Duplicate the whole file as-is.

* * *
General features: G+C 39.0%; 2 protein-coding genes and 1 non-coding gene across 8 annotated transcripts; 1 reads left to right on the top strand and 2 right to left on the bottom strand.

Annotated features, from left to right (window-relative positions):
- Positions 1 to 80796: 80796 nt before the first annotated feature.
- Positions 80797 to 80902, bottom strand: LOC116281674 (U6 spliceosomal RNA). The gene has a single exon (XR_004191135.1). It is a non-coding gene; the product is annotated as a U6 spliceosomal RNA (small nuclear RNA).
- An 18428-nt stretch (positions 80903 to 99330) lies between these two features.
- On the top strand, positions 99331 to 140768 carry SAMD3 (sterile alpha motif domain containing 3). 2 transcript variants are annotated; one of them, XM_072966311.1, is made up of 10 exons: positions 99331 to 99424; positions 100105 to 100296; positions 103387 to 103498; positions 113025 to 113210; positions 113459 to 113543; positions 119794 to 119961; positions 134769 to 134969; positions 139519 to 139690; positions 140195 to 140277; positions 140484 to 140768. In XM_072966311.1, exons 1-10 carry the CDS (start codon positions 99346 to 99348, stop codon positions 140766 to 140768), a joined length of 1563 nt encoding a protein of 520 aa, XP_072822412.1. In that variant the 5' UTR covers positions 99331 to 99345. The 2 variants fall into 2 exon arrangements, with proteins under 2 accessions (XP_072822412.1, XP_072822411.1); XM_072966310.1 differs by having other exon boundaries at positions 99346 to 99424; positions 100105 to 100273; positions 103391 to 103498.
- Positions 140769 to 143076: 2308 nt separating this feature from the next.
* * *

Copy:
General features: G+C 39.0%; 2 protein-coding genes and 1 non-coding gene across 8 annotated transcripts; 1 reads left to right on the top strand and 2 right to left on the bottom strand.

Annotated features, from left to right (window-relative positions):
- Positions 1 to 80796: 80796 nt before the first annotated feature.
- Positions 80797 to 80902, bottom strand: LOC116281674 (U6 spliceosomal RNA). The gene has a single exon (XR_004191135.1). It is a non-coding gene; the product is annotated as a U6 spliceosomal RNA (small nuclear RNA).
- An 18428-nt stretch (positions 80903 to 99330) lies between these two features.
- On the top strand, positions 99331 to 140768 carry SAMD3 (sterile alpha motif domain containing 3). 2 transcript variants are annotated; one of them, XM_072966311.1, is made up of 10 exons: positions 99331 to 99424; positions 100105 to 100296; positions 103387 to 103498; positions 113025 to 113210; positions 113459 to 113543; positions 119794 to 119961; positions 134769 to 134969; positions 139519 to 139690; positions 140195 to 140277; positions 140484 to 140768. In XM_072966311.1, exons 1-10 carry the CDS (start codon positions 99346 to 99348, stop codon positions 140766 to 140768), a joined length of 1563 nt encoding a protein of 520 aa, XP_072822412.1. In that variant the 5' UTR covers positions 99331 to 99345. The 2 variants fall into 2 exon arrangements, with proteins under 2 accessions (XP_072822412.1, XP_072822411.1); XM_072966310.1 differs by having other exon boundaries at positions 99346 to 99424; positions 100105 to 100273; positions 103391 to 103498.
- Positions 140769 to 143076: 2308 nt separating this feature from the next.